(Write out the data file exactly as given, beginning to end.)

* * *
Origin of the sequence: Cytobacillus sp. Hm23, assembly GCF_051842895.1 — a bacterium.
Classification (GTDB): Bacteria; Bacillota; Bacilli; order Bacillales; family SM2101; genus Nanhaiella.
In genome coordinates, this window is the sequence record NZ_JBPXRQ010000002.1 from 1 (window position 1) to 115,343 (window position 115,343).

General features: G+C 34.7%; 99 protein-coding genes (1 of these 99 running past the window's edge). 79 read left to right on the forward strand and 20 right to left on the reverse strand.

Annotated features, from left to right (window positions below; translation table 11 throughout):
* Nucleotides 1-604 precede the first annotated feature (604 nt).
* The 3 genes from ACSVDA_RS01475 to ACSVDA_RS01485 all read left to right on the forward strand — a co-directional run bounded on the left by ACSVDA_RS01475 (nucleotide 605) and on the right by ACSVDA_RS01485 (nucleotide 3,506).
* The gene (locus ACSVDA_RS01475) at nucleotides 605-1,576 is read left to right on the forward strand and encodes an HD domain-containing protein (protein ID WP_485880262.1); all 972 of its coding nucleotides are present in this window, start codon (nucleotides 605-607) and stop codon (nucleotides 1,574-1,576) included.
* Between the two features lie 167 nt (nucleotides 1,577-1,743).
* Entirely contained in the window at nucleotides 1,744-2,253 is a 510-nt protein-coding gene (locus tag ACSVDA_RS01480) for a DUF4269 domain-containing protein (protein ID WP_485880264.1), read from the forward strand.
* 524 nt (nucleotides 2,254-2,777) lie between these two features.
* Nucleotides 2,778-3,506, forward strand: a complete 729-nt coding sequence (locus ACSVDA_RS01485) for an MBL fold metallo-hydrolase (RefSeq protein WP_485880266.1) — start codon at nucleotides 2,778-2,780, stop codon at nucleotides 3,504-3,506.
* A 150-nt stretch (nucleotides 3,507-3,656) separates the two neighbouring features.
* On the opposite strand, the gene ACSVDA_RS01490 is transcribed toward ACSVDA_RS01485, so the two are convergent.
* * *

Origin of the sequence: Cytobacillus sp. Hm23, assembly GCF_051842895.1 — a bacterium.
Classification (GTDB): Bacteria; Bacillota; Bacilli; order Bacillales; family SM2101; genus Nanhaiella.
In genome coordinates, this window is the sequence record NZ_JBPXRQ010000002.1 from 1 (window position 1) to 115,343 (window position 115,343).

General features: G+C 34.7%; 99 protein-coding genes (1 of these 99 running past the window's edge). 79 read left to right on the forward strand and 20 right to left on the reverse strand.

Annotated features, from left to right (window positions below; translation table 11 throughout):
* Nucleotides 1-604 precede the first annotated feature (604 nt).
* The 3 genes from ACSVDA_RS01475 to ACSVDA_RS01485 all read left to right on the forward strand — a co-directional run bounded on the left by ACSVDA_RS01475 (nucleotide 605) and on the right by ACSVDA_RS01485 (nucleotide 3,506).
* The gene (locus ACSVDA_RS01475) at nucleotides 605-1,576 is read left to right on the forward strand and encodes an HD domain-containing protein (protein ID WP_485880262.1); all 972 of its coding nucleotides are present in this window, start codon (nucleotides 605-607) and stop codon (nucleotides 1,574-1,576) included.
* Between the two features lie 167 nt (nucleotides 1,577-1,743).
* Entirely contained in the window at nucleotides 1,744-2,253 is a 510-nt protein-coding gene (locus tag ACSVDA_RS01480) for a DUF4269 domain-containing protein (protein ID WP_485880264.1), read from the forward strand.
* 524 nt (nucleotides 2,254-2,777) lie between these two features.
* Nucleotides 2,778-3,506, forward strand: a complete 729-nt coding sequence (locus ACSVDA_RS01485) for an MBL fold metallo-hydrolase (RefSeq protein WP_485880266.1) — start codon at nucleotides 2,778-2,780, stop codon at nucleotides 3,504-3,506.
* A 150-nt stretch (nucleotides 3,507-3,656) separates the two neighbouring features.
* On the opposite strand, the gene ACSVDA_RS01490 is transcribed toward ACSVDA_RS01485, so the two are convergent.